This paper summarizes key findings from an interview held with Mr Ritesh Jain, Managing Analyst, KSK Energy. It explores how theories of Organizational Behavior are actually applied in the business world, by learning how Mr. Jain leads and motivates his subordinates, in normal as well as under crisis situations. Also, an insight is gained into what role business ethics play when managing people in a professional environment.
KSK Energy Ventures Ltd is a power development company in India, which develops and operates power plants. Mr. Jain has been with the company for ten years now, and has held his current position for 3 years. As a Managing Analyst, it is in his domain to ensure his subordinates carry out relevant research, gather and organize business intelligence about various issues and problems. Then, he must ensure that the findings of the researches are documented, and recommendations are drafted on the basis of these findings. He also designs, evaluates and approves changes in the reported findings of the research. Finally, it is his job to ensure that the findings are disseminated to the right people at the right time, and ensure that recommendations are being implemented.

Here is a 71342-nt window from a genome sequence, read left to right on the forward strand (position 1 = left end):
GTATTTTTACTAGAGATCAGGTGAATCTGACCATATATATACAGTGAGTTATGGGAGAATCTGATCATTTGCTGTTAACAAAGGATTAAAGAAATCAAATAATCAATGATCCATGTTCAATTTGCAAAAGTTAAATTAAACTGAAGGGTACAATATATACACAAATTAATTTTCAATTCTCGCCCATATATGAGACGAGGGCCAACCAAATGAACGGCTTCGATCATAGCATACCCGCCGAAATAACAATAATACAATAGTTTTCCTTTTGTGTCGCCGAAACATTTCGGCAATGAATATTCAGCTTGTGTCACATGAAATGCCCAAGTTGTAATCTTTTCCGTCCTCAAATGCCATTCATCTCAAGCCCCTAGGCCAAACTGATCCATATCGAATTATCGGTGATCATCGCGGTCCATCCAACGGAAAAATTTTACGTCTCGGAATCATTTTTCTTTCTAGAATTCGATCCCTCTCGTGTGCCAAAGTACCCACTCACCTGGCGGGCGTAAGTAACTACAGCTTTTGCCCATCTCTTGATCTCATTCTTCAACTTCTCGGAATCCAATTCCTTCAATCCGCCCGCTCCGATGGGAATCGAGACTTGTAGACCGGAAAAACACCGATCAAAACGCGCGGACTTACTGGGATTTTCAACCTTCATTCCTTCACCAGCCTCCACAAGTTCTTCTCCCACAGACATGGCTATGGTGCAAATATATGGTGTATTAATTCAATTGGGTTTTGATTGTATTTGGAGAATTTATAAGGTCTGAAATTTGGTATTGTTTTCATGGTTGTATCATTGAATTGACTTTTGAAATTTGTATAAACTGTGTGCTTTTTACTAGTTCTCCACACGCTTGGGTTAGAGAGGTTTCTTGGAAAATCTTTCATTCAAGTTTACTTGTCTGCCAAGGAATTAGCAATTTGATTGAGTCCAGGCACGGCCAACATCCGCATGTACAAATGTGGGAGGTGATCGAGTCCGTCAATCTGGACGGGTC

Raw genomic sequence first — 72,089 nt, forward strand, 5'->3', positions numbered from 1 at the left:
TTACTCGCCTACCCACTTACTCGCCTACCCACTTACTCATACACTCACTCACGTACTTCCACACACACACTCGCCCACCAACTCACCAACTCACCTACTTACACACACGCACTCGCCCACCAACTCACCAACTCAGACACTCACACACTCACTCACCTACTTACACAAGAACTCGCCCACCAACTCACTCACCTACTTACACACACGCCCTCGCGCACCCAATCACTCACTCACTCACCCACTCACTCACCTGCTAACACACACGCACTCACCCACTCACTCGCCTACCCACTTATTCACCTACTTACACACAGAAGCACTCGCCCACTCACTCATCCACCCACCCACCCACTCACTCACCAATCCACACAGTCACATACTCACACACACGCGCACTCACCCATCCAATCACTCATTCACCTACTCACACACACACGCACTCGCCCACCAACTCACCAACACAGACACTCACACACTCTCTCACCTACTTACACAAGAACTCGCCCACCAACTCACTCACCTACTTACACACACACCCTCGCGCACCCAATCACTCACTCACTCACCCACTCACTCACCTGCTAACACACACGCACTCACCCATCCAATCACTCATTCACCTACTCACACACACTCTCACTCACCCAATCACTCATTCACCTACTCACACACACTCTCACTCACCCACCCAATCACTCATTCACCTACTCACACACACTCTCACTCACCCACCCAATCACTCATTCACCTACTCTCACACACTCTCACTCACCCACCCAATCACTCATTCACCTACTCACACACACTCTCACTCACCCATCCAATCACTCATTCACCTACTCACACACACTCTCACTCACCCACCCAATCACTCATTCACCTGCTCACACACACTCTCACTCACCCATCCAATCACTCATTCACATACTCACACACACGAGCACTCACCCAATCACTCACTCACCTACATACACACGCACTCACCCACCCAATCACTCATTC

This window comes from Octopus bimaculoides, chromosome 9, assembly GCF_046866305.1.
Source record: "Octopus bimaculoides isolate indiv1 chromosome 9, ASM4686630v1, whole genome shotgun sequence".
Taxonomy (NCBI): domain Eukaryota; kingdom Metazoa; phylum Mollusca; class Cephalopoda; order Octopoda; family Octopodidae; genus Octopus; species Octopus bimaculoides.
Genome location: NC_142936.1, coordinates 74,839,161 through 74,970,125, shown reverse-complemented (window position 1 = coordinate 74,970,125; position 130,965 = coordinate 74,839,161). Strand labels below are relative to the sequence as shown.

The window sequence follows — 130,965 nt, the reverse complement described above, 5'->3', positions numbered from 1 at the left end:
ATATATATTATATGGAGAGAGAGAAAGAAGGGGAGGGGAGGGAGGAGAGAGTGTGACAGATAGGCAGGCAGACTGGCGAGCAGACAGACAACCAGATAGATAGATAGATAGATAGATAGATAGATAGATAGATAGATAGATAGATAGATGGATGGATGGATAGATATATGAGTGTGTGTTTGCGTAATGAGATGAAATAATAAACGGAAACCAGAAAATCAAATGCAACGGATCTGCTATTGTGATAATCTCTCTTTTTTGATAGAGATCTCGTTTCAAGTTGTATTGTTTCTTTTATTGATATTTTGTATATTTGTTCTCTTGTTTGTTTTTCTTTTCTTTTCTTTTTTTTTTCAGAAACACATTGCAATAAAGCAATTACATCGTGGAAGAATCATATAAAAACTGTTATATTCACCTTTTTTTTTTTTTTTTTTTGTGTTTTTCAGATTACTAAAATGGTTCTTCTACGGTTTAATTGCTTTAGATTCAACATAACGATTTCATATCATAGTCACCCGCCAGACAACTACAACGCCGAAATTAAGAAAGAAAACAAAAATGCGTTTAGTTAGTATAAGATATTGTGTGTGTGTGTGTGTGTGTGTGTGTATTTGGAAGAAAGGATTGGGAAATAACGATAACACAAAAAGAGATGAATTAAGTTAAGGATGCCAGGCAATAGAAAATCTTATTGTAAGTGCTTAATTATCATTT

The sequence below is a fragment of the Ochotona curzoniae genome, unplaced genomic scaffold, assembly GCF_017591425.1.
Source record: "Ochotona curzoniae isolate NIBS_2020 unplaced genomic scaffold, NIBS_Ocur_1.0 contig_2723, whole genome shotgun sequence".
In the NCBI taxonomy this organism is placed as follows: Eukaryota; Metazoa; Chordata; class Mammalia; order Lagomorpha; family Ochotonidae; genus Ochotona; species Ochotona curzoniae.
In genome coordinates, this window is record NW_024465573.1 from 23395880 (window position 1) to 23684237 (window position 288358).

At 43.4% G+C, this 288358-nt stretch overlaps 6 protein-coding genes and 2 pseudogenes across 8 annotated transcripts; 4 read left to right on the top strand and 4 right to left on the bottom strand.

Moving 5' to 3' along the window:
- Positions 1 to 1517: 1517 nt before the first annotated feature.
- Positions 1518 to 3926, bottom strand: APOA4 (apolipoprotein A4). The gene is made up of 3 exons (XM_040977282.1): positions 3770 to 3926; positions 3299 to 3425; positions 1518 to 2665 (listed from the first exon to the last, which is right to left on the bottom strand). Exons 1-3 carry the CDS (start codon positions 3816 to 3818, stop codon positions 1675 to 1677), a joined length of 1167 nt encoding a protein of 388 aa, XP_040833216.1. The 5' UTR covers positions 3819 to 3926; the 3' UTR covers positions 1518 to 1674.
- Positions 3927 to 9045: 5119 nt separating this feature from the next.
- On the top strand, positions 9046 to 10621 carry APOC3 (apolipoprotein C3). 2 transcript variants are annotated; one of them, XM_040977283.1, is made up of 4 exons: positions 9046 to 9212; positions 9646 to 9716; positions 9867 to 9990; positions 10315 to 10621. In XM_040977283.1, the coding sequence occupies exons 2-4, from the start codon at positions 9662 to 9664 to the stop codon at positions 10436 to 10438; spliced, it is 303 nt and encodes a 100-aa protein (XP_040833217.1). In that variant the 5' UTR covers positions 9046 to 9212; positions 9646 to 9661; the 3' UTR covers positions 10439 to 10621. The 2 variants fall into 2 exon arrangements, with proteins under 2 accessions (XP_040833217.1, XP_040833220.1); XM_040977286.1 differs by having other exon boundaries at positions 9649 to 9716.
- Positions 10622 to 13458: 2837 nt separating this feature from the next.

Thus, the three most important aspects of his job are
Ensuring research is being carried out and effective business intelligence is being found by subordinates.
Ensuring that research is documented and organized in the proper way, and making any changes which are necessary to the reported findings or recommendations.
Ensuring that the business intelligence is disseminated to the right people at the right time, and that recommendations are being implemented.